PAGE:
Allele Specifc Oligonucleotide Hybridization #Biotech #Medtech #Blog #DNA #Allele

HISTORY:

Synthetic oligonucleotides usage as specific probes for genetic sequence variations was introduced by R. Bruce Wallace who was working at the City of Hope National Medical Center in Duarte, California. Wallace and his coworkers reported in 1979, the use of ASO probes to detect variations in a single-stranded bacterial virus, and later applied the technique to cloned human genes. In 1983 and 1985 Wallace's lab reported the presence of the mutation for sickle cell anemia in samples containing whole genomic DNA, although this application was restricted by the small amount of label that could be carried by the help of ASO.

Pairing of PCR with ASO solved the problem of ASO labeling, as the amount of target DNA could be amplified exponentially. Also, the specificity of the PCR process could be added to that of the ASO probes, greatly minimizes the problem of binding of the ASO to non-target sequences.

BACKGROUND:

ASO is a short oligonucleotides usually ranging between 15-21 nucleotide. It is complementary to either normal sequence or known mutated sequence. ASO is designed for a single allele to detect the presence of a particular mutation. It acts as a probe to detect the presence of certain sequence. ASO hybridization technique is used in genetics, molecular biology, forensics, research.

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METHODOLOGY:

General:

Typically, multiple ASO are required for mutational screening. For adult patients and prenatal diagnosis two probes are required for mutational screening. One for normal DNA and one for mutated one. Genotype of patient is determined by signal received due to ASO binding.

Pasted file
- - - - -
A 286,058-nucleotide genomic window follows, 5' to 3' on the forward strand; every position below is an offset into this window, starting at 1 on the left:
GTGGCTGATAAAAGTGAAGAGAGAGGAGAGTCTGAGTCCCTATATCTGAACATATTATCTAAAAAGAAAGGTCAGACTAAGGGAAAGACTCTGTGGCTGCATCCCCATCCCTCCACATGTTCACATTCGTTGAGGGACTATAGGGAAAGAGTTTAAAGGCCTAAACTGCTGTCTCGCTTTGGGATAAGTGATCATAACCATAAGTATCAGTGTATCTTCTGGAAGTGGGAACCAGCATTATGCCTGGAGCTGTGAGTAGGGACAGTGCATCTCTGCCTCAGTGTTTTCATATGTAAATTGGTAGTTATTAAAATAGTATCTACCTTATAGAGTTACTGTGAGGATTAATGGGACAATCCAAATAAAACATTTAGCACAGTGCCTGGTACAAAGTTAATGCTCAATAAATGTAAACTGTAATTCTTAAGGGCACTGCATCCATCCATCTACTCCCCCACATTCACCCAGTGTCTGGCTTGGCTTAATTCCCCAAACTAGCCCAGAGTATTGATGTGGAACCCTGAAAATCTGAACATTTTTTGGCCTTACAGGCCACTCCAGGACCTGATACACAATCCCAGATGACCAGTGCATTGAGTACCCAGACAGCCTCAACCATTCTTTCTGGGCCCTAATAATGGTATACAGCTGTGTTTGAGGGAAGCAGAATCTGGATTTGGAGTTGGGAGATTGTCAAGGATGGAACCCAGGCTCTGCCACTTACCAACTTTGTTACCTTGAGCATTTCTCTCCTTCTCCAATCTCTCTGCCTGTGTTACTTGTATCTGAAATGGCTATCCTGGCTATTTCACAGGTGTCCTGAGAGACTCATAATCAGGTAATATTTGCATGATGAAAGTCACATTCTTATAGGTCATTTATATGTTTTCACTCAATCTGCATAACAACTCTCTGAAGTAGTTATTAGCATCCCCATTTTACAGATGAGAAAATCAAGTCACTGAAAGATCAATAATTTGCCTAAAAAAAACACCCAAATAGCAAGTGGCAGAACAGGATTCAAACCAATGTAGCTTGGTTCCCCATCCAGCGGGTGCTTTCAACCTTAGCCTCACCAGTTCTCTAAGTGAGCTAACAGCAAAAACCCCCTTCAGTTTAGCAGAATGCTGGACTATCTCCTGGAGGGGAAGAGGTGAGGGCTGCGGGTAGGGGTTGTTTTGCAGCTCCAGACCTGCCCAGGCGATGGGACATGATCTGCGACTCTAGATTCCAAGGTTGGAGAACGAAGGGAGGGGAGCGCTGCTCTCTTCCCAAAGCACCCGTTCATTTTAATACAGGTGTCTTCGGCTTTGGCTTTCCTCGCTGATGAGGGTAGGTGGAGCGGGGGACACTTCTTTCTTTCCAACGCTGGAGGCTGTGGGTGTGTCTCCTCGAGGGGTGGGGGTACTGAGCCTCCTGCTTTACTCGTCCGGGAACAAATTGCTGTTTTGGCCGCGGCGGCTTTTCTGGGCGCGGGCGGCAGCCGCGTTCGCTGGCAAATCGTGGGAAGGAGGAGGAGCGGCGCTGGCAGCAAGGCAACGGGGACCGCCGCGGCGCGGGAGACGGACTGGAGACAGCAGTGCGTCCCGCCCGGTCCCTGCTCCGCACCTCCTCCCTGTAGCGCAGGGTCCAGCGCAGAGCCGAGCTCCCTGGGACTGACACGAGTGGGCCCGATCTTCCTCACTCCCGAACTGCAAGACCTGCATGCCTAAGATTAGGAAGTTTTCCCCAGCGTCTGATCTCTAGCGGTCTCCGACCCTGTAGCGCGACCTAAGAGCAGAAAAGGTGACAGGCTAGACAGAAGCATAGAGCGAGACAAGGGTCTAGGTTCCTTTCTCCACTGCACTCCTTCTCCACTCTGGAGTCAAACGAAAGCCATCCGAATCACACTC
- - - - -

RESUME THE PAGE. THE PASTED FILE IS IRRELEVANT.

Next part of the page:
PCR:

Polymerase chain reaction can be used to amplify very minute amount of DNA. Even if a single copy of gene or even part of gene is present, PCR can amplify it to millions of copies. On the other hand, reverse transcriptase PCR can be used to convert RNA to DNA and then is amplified further.

Southern blot assay:

After DNA amplification, ASO can be used to detect the presence of certain target sequence by southern blot assay. ASO being single stranded binds to the complementary sequence. In this case, sample DNA is separated on the basis of size via gel electrophoresis.

Dot blot assay:

ASO are also used in dot blot assay in order to determine particular sequence of interest. In this method, instead of separating DNA on basis of size, whole DNA is pooled on a membrane like nitrocellulose. ASO must be labeled to detect it in its bound form. Size of dot on the membrane tells about the variation among samples.

Reverse dot blot assay:

This technique detects various mutations in single time. In this method various unlabeled ASO are blotted on the membrane. DNA amplified through PCR is then labeled and transferred to nylon membrane for hybridization with complementary ASO.

DNA microarray:

This technique involves blotting of series of several DNA oligonucleotides spots. ASO is used as probe that hybridizes to the complementary sequence and makes double strands which is then detected by attachment of fluorescent dye.

RESEARCH:

ASO techniques have been automated for quick screening of several genetic mutations such as sickle cell anemia. An international scientific project i.e. human genome project has discovered 20 to 25000 genes in human DNA. This increases the list of target DNA.

SHORTCOMINGS:

  • This method does not allow screening populations which carry a large number of different gene alleles. This is because each mutation requires hybridization and washing step. Nevertheless, increased automation of the ASO assay process is giving more rapid results.
  • ASO screening is able to detect only known gene mutations. Other "silent" DNA mutations may complicate ASO screening.
  • The assay is not available for common people use due to association of high costs.
Reginald Swift